Mr. van Meerendonk

Revenue Management

Can You Use Change Management and Revenue Management in the Same Sentence?

By Paul van Meerendonk, Director of Advisory Services, IDeaS Revenue Solutions

The hospitality industry experiences change every single day. Each day sees changes in guests, rates, menus, events and staff. At a higher level, hotels across the globe experience changes in management, brands, job responsibilities, revenue strategy and guest expectations. Sweeping changes in distribution, technology, analytics and merging industry conglomerates also affect nearly every hotel in every region.

Heavy market competition and compression also adds to this revolving door of continuous change. In fact, stiff competition and the relentless dynamics of the distribution landscape has forced hotels to begin thinking differently about their strategies for driving profitability. Today's progressive hotels are looking to holistic business approaches to take analytical revenue management approaches beyond guestrooms, optimize all revenue streams and pursue Total Revenue Performance to drive profitability. But while the revenue management industry remains busy just keeping up with these conversions, it is also essential to evaluate the impacts and implications of all these changes.

Change management in revenue management refers to how hotels transition their individuals and teams and align their resources, processes and technology to meaningfully restructure their organization toward a common goal. What do changes in analytical revenue strategies mean for the hotel revenue manager, the general manager, the owner, the franchise? Quite frankly, how can hotels effectively and sustainably manage all of this change?

Let's take a closer look at the holistic revenue management opportunities driving change for today's hoteliers - and how an adept change management structure can ensure a smooth alignment of people, process and technology for long-term profitability.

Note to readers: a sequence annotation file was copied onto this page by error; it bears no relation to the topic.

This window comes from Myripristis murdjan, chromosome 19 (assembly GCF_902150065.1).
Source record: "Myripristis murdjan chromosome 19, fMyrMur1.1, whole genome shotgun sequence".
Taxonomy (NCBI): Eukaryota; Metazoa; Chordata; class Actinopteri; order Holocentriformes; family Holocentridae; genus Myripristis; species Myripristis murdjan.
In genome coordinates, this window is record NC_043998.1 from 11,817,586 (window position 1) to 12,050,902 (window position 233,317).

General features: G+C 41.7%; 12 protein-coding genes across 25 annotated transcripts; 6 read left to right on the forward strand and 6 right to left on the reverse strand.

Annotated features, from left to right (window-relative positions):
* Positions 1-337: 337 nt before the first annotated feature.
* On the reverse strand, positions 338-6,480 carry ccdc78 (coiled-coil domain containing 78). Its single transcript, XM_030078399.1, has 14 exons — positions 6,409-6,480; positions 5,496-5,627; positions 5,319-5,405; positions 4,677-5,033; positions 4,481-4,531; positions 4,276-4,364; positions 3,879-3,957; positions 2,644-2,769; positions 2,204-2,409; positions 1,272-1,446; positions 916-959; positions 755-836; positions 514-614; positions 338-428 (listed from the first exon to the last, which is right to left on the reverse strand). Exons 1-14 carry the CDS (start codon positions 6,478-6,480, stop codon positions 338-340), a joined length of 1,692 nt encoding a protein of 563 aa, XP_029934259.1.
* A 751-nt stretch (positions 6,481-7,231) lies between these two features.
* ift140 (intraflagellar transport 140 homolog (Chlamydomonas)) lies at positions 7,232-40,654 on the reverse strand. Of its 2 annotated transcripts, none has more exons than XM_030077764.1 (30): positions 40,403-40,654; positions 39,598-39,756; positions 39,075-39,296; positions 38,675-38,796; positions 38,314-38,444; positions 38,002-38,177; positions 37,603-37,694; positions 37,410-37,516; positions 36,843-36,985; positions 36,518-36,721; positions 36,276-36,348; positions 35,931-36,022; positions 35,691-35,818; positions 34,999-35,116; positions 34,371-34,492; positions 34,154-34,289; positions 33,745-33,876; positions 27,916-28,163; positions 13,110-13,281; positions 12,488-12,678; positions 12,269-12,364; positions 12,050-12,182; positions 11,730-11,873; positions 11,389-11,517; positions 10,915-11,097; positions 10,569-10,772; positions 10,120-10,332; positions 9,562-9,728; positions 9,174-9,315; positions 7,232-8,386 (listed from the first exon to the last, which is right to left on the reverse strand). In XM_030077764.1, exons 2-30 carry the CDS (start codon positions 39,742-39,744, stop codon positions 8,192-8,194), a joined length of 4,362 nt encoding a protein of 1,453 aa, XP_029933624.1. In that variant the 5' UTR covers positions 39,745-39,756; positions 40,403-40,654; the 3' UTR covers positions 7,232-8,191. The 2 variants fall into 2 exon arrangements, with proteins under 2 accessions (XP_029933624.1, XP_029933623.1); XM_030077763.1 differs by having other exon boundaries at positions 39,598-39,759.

Total Revenue Performance

The holy-grail of many revenue managers is to apply their analytical approaches to all areas of the hotel. Total Revenue Performance, the holistic approach to revenue management that aligns all income streams with overall business goals, requires the support of an informed and progressive executive management team to encourage its strategic revenue approach. It also requires the right systems and technology to allow visibility and control across all of a hotel's revenue streams.

This is why evaluating hotel team alignment, business processes and technology requirements to determine whether cross-functional sales, marketing, catering and revenue management teams are working together effectively is one of the most important steps for hotels to take. It is also critical to evaluate the type of educational and training support necessary to manage pricing and inventory decisions in a scientific and methodological way.

The biggest challenge in applying Total Revenue Performance is the convergence of the traditional roles of sales, marketing and revenue management with food & beverage, banqueting, finance and other hotel departments. It takes the entire hotel team to capture the right guest, at the right time, for the right price - and in the right space.

Going Beyond Guestrooms